I have been in other Oxfam Book shops up and down the land, but i can confidently say Lincoln’s is amongst the best. Where others will provide you with endless novels for middle-aged women, most likely with beige an overpowering theme to the covers/spines, old poetry books or Beano and Dandy annuals that are scarcely 4 years old, Lincoln’s never fails to supply interesting paperbacks from the 60’s and 70’s, old “Nelson Reward” books (an entry on which is forthcoming) and adventure comic annuals from the golden age. (That’s Britain’s golden age, which isn’t set in stone but 1955 to 1985 tends to be the boundaries people will agree on). Even more amazingly, they sometimes have actual issues of comics! and that is what i bought yesterday.
It’s Tiger Tim’s Weekly, a “nursery comic” intended for very young readers, and (cover*) dates to March 30th 1940. Of course, them being better times it’s highbrow literature compared to comparable titles today. Paper shortages where obviously beginning to bite, for it is a mere 12 tabloid sized pages on thin newsprint. Still the cover is very colourful and other pages are two colour “black, white and red”. The content is a mixture of short instalments of serial stories, and some other serial adventure comic strips. The centre pages are filled with short ‘humour’ strips in the old-fashioned style of blocks of text under the picture to describe the story, as well as speech bubbles. Pretty borders and little ornate pictures in the margins abound throughout the pages.
The issue isn’t in the best condition, and a large chunk has been torn from the cover. It has also been folded for many years and the ‘spine’ of the cover page is more air than paper… but considering the drive for paper recycling during the war, and the “worthlessness” of comics and storypapers, it’s amazing it has survived at all.
*-British comics often had ‘odd’ attitudes to cover dating, some dated the first day the issue would be sold, others the last. And seemingly some companies dated an issue to the day after it would first go on sale, for reasons best known to themselves.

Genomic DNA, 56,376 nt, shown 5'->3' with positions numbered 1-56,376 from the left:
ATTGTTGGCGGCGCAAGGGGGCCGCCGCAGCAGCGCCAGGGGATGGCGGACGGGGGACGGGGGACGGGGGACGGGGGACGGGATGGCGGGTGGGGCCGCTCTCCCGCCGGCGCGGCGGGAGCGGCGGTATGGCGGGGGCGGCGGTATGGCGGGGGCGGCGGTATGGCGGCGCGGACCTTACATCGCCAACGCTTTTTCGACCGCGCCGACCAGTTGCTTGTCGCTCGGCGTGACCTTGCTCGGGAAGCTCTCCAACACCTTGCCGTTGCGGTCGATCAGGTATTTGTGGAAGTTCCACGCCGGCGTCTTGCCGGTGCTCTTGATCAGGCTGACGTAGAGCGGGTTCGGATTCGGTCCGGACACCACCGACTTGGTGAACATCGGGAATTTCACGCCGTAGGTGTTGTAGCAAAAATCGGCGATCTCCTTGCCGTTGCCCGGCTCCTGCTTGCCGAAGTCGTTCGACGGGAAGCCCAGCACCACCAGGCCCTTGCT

The colourful front cover, with a serial strip instalment and also a small “funny picture” with different jokes in it. Note all the fancy borders and little details, this is something they had in the olden days called “pride in your work”.
A mixture of text story and comic strip. With other little strips thrown in wherever they will fit! Adding in little comic strips all over the place is, incedentally, how they used to be presented in the “proper papers” too. Nowadays they are all on the “funny page”, often with the stars. Wonder why the astrologers haven’t picked up on that little detail and complained…
The centre pages, a large spread of short comic strips. The “black, white and red” helps to give them a little more life and detail but save the all-important ink for the war effort. This type of colouring on the centre pages would last much longer, though. I have some 70’s Victors with exactly the same thing being done! Again, notice the little borders and details.
In these days of the tie-in “advertainment”, corporate execs would reel back in shock and seeing 12 large pages of paper being read by children containing only two adverts! and one of those is for a another publication by the same company. Playbox was a companion to the venerable Chatterbox, a publication which ran for many years. An entry about that will also be added in the future.